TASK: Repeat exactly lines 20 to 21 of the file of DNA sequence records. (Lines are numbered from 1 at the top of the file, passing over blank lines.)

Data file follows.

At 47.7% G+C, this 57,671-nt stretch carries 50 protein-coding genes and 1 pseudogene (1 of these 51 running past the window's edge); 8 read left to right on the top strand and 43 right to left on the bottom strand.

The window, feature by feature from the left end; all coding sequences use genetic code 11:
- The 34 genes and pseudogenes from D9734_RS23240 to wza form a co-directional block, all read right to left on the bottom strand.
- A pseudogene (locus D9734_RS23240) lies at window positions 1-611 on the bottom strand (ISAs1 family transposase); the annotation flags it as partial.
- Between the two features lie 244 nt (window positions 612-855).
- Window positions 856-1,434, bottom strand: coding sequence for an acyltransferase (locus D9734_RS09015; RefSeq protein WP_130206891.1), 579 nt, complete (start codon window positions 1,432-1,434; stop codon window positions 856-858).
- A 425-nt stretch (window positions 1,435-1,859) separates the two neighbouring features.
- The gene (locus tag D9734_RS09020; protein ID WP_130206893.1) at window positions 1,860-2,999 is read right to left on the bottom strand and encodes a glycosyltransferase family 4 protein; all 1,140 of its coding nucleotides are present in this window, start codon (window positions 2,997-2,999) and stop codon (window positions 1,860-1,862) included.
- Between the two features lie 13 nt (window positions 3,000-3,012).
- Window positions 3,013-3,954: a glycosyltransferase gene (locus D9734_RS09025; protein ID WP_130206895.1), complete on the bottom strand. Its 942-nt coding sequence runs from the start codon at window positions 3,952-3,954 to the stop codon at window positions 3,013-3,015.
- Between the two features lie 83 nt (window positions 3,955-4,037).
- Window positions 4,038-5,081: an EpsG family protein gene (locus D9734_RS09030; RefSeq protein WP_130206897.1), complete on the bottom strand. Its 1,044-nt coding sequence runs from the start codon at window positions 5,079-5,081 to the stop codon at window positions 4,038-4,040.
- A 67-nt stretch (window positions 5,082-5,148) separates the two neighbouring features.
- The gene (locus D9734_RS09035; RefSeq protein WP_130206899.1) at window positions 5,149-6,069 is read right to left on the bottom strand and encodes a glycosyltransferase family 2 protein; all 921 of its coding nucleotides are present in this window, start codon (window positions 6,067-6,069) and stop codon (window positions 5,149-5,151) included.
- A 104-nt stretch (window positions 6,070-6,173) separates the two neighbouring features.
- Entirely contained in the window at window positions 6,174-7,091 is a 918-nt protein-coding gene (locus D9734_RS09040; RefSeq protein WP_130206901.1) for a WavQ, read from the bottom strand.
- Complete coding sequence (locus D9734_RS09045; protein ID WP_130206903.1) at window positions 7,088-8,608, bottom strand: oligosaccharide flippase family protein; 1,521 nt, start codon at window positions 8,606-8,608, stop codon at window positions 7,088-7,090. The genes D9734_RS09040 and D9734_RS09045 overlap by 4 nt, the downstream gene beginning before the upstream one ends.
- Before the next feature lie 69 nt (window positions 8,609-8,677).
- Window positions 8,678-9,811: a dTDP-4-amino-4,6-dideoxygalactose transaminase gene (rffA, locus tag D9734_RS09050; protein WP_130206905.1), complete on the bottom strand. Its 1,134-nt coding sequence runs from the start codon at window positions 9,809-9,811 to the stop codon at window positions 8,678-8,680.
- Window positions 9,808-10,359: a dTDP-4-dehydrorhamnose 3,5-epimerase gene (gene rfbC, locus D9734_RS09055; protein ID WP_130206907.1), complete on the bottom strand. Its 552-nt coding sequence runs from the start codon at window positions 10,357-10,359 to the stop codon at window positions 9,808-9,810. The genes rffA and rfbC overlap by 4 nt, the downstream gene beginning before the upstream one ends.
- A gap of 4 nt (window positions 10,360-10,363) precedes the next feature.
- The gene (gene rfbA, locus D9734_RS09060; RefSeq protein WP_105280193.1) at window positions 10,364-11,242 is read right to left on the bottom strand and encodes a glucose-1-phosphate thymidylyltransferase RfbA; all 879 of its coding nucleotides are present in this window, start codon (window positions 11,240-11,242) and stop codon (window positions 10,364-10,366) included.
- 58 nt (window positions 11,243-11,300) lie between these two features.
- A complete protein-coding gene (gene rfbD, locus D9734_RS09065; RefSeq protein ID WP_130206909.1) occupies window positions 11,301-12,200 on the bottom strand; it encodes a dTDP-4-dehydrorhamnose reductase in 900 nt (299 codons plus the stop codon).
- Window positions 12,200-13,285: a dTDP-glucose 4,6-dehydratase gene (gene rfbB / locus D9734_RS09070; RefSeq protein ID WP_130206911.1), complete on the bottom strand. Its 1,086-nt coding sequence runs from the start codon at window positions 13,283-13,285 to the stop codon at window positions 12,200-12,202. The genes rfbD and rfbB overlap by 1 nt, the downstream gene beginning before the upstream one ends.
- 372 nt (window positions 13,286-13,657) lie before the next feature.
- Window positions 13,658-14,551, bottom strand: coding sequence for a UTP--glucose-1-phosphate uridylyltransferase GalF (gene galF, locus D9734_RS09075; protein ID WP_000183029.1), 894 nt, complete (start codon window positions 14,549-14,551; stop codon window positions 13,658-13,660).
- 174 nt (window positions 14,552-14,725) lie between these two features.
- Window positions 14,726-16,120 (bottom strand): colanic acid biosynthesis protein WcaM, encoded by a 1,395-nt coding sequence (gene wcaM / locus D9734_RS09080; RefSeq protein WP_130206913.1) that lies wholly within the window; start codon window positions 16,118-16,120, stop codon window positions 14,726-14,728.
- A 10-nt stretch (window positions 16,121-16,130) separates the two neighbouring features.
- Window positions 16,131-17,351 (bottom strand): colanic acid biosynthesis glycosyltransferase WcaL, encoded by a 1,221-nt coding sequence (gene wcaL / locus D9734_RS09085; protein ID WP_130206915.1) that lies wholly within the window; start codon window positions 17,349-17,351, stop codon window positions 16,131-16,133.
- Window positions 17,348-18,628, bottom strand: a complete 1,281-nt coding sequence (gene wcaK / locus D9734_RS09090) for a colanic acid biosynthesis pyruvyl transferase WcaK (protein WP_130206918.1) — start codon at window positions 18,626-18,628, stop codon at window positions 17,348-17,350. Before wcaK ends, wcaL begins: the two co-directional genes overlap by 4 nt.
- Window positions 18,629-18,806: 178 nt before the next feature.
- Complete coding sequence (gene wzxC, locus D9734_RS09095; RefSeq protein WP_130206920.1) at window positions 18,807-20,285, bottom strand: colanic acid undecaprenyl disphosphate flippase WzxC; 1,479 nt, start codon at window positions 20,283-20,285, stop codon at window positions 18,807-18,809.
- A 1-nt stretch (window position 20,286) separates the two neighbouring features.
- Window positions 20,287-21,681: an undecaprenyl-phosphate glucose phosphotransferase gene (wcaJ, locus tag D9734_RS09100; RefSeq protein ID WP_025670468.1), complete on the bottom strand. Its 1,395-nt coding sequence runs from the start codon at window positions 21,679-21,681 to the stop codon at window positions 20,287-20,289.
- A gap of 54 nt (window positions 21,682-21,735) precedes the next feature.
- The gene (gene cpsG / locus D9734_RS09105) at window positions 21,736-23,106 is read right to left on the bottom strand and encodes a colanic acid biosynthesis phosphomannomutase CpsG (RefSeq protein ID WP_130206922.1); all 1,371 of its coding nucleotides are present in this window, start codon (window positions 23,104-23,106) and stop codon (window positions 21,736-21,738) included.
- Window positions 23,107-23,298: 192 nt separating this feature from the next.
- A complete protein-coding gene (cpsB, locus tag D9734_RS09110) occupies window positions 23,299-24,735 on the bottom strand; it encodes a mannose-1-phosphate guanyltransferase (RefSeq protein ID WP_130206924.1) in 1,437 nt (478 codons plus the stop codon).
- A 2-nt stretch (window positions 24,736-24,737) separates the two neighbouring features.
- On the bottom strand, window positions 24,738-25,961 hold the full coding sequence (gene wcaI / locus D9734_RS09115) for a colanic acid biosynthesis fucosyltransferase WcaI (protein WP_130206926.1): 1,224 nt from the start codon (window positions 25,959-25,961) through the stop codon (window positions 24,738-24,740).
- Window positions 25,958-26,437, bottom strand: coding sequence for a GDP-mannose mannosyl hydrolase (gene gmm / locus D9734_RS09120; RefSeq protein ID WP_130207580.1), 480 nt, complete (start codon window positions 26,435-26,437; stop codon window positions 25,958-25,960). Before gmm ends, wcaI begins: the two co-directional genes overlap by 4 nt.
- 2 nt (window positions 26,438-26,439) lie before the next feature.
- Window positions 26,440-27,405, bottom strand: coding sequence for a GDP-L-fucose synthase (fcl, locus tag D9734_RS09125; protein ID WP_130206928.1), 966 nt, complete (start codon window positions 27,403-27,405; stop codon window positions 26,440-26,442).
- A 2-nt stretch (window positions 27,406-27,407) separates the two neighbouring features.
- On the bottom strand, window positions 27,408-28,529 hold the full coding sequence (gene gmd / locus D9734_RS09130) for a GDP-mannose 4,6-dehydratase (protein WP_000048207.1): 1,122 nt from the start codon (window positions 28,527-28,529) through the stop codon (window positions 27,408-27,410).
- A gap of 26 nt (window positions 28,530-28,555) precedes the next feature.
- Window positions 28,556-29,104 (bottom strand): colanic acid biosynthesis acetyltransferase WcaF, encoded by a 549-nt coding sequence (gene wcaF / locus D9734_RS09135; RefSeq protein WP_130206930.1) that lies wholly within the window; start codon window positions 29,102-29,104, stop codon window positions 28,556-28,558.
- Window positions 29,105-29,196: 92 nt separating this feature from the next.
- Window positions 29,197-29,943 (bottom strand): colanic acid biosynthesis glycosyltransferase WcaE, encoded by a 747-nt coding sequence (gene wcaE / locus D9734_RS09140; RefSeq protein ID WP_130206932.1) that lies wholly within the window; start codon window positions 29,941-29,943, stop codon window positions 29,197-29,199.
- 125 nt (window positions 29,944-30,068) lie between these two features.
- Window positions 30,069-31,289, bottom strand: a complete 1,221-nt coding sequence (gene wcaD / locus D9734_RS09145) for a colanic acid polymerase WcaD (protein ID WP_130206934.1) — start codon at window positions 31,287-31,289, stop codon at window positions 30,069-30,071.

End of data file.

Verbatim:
- Window positions 9,808-10,359: a dTDP-4-dehydrorhamnose 3,5-epimerase gene (gene rfbC, locus D9734_RS09055; protein ID WP_130206907.1), complete on the bottom strand. Its 552-nt coding sequence runs from the start codon at window positions 10,357-10,359 to the stop codon at window positions 9,808-9,810. The genes rffA and rfbC overlap by 4 nt, the downstream gene beginning before the upstream one ends.
- A gap of 4 nt (window positions 10,360-10,363) precedes the next feature.